"Masterpiece Theater" begins its 10th season on television at 9 p.m. Sunday with part one of a four-hour treatment of Feodor Dostoevski's "Crime and Punishment." The long-running series has helped educate America in the delights of classics television, and now it is only fitting that our new standard of taste come back to taunt the British a little.

This "Crime and Punishment," with John Hurt as the tortured student Raskolnikov, is a dutiful bore. Darkly lit and clamoring with King's English-speaking Russian hordes, it turns a tour de force of psychodrama into a murder story incomprehensible in any of its multiple guises.

"Crime and Punishment" must have seemed a difficult assignment to begin with. To my credit, I have not reread the book, but generations of students recall that its central action is the ax murder of a despicable old pawn-broker (and her daughter) by Raskolnikov, who is motivated to this violence by arrogance, pride, proverty, elusive theories of utopian idealism and the effects of a bad fever. Thereafter, a lengthy process of regeneration begins, and with it a return to nobility of the spirit.

The processes of Dostoevski, however, do not seem to lend themselves to patented "Masterpiece Theater" literalness.When Raskolnikov's brain starts to burn in psychological agony, John Hurt's forehead starts to sweat. Or he tosses and turns, or faints, or shouts at people. But mostly he sweats. The glandular solution, alas, does not quite make up for the hundreds of pages of Russian novelist flashing by. It gives the effect of a pantomine Hamlet -- inevitably somewhat the less for the loss of the Shakespeare.

The Raskolnikov's only stated justification for brutal murder is a snippet of dialogue delivered to two fellow students, whom he overhears discussing their daydream of killing the old pawnbroker themselves. Disgusted by their theorizing, he stalks out, exclaiming: "A truly great man would never discuss." Then he gets hold of the ax and off he goes, sweat forming on his brow, and soon the deed is done. End of part one.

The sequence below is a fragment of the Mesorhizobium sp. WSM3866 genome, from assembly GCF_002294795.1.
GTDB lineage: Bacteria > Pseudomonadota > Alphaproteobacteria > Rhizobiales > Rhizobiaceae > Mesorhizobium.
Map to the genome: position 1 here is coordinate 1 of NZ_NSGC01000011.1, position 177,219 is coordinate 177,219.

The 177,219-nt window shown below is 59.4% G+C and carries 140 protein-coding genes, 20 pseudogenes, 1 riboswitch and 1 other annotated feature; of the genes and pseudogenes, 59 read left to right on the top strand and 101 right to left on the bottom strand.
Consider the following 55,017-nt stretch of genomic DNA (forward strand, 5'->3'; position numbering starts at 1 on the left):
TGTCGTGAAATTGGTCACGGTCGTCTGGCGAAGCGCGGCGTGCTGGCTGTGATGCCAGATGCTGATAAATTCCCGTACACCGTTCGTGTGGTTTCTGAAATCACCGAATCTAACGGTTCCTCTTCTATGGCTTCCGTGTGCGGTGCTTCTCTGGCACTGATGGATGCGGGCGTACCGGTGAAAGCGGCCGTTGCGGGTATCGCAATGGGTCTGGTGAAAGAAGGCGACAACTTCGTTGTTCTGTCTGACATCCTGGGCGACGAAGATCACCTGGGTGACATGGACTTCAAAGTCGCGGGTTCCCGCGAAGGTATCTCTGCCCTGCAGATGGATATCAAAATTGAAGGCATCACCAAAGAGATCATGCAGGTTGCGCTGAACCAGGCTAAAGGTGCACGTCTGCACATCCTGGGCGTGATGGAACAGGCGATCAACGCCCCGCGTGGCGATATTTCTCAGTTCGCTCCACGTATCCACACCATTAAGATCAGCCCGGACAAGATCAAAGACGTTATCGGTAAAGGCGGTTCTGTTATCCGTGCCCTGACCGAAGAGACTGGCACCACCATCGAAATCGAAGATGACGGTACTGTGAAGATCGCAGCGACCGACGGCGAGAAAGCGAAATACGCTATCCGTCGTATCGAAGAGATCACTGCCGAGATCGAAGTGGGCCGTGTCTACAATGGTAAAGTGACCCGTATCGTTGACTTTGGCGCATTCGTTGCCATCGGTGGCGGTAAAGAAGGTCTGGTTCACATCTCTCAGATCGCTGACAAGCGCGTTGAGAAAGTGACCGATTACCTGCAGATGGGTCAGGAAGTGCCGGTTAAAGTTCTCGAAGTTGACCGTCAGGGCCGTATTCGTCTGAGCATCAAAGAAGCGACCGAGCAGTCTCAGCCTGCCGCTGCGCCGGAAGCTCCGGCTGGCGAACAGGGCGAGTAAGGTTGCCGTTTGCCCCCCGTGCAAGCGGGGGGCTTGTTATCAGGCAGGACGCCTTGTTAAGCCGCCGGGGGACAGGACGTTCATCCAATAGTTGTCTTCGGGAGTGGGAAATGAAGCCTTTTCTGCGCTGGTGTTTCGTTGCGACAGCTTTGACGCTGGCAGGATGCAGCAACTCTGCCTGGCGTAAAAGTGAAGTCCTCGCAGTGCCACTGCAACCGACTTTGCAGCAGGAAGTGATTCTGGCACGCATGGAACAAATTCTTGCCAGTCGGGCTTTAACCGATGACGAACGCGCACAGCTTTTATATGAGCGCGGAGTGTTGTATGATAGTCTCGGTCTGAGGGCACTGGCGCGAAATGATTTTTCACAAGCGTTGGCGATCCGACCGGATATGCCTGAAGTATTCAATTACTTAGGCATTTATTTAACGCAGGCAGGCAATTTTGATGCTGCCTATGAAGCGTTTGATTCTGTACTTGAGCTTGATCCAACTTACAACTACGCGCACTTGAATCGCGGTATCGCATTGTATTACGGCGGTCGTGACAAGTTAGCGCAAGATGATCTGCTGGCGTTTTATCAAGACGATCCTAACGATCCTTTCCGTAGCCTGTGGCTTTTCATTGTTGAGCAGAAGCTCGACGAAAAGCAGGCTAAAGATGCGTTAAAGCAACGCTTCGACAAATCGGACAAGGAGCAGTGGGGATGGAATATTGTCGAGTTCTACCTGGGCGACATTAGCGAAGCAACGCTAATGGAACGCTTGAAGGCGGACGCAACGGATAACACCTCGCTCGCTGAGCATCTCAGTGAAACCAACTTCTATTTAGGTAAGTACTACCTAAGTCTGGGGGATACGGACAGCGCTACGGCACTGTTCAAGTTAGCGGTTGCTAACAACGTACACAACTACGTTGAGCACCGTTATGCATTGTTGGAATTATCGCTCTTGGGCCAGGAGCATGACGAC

John Hurt, as Raskolnikov, is a compelling actor doing the best he can with this novel transmogrification. Hurt seems absolutely fearless in his choice of roles. He will next be seen as the deformed protagoinst of Mel Brooks' film version of the "The Elephant Man," and recently he has played Quentin Crisp in "The Naked Civil Servant" Max the Junkie in "Midnight Express," Caligula in "I, Claudius" and the crew member in the film "Alien" out of whose chest cavity the titular critter sprang. After all that, Raskolnikov may have seemed not so impossible a character. According to a press release, John Hurt did not reread "Crime and Punishment," either.

Welcome back, "Masterpiece Theater." After four weeks of Dostoevski, or whoever it is, we get five hours of Jane Austen's "Pride and "Predjudice." Keep them coming, for we colonials are grateful -- really.